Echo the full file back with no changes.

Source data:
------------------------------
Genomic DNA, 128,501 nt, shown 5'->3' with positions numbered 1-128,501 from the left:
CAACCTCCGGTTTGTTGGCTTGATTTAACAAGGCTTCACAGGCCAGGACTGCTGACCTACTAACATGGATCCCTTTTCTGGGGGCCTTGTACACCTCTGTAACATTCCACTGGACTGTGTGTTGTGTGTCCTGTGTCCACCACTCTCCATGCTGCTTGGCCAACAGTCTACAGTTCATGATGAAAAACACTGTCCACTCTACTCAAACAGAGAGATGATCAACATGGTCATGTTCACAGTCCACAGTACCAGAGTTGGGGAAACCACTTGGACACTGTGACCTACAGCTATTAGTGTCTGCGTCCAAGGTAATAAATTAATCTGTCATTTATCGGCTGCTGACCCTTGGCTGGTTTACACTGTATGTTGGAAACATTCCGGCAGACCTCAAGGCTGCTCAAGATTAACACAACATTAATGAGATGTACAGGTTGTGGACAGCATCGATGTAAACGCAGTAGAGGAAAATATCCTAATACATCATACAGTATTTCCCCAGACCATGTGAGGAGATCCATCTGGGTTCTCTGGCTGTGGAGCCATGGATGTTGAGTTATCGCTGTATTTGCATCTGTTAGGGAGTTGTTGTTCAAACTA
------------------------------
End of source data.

Genomic DNA, 128,501 nt, shown 5'->3' with positions numbered 1-128,501 from the left:
CAACCTCCGGTTTGTTGGCTTGATTTAACAAGGCTTCACAGGCCAGGACTGCTGACCTACTAACATGGATCCCTTTTCTGGGGGCCTTGTACACCTCTGTAACATTCCACTGGACTGTGTGTTGTGTGTCCTGTGTCCACCACTCTCCATGCTGCTTGGCCAACAGTCTACAGTTCATGATGAAAAACACTGTCCACTCTACTCAAACAGAGAGATGATCAACATGGTCATGTTCACAGTCCACAGTACCAGAGTTGGGGAAACCACTTGGACACTGTGACCTACAGCTATTAGTGTCTGCGTCCAAGGTAATAAATTAATCTGTCATTTATCGGCTGCTGACCCTTGGCTGGTTTACACTGTATGTTGGAAACATTCCGGCAGACCTCAAGGCTGCTCAAGATTAACACAACATTAATGAGATGTACAGGTTGTGGACAGCATCGATGTAAACGCAGTAGAGGAAAATATCCTAATACATCATACAGTATTTCCCCAGACCATGTGAGGAGATCCATCTGGGTTCTCTGGCTGTGGAGCCATGGATGTTGAGTTATCGCTGTATTTGCATCTGTTAGGGAGTTGTTGTTCAAACTA